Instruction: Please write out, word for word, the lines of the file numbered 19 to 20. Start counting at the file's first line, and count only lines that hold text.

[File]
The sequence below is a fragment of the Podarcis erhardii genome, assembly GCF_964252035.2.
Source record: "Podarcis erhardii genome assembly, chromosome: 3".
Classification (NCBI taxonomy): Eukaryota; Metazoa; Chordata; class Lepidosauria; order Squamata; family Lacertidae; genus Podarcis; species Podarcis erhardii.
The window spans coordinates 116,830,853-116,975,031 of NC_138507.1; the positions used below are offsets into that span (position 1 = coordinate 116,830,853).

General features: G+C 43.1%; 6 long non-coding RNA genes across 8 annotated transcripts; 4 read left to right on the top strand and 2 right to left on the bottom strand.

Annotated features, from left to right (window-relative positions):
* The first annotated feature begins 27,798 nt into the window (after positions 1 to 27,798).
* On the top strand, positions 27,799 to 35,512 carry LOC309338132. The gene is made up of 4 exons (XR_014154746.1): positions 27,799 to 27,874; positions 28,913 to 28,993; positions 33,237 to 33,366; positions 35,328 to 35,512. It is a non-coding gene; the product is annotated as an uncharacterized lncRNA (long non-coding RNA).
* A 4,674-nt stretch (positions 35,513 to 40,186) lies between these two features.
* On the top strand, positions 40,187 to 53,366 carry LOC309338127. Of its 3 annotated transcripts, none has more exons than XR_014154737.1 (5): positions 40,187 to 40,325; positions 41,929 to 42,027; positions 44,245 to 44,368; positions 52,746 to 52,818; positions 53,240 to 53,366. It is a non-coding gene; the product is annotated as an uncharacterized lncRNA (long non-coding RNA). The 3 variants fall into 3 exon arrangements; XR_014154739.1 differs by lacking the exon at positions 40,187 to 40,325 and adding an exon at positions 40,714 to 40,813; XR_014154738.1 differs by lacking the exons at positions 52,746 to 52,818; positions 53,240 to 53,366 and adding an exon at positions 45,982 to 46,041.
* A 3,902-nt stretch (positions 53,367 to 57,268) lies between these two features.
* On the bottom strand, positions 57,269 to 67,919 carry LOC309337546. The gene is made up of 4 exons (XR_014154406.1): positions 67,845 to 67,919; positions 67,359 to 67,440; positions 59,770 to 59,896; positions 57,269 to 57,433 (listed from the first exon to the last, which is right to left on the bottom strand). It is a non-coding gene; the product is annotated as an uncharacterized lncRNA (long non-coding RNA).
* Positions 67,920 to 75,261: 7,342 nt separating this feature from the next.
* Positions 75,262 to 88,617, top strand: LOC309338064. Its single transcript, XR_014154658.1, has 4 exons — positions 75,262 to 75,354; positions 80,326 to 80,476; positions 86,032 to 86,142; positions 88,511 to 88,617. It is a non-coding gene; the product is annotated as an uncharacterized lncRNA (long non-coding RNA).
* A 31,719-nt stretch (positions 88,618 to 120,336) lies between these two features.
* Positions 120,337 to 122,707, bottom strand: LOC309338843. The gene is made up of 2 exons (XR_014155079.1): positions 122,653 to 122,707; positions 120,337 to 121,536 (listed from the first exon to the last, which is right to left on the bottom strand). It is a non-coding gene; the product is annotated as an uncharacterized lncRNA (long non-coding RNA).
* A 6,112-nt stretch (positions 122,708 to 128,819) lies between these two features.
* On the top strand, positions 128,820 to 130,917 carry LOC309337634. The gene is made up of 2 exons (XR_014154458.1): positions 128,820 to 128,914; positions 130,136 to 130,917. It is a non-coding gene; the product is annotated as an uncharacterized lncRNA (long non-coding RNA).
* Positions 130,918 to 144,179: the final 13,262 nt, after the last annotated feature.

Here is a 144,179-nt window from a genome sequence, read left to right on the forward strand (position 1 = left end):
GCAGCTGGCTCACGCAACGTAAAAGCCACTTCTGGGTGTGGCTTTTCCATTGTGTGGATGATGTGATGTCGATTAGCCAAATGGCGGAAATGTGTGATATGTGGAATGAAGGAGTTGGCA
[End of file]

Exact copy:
* Positions 130,918 to 144,179: the final 13,262 nt, after the last annotated feature.

Here is a 144,179-nt window from a genome sequence, read left to right on the forward strand (position 1 = left end):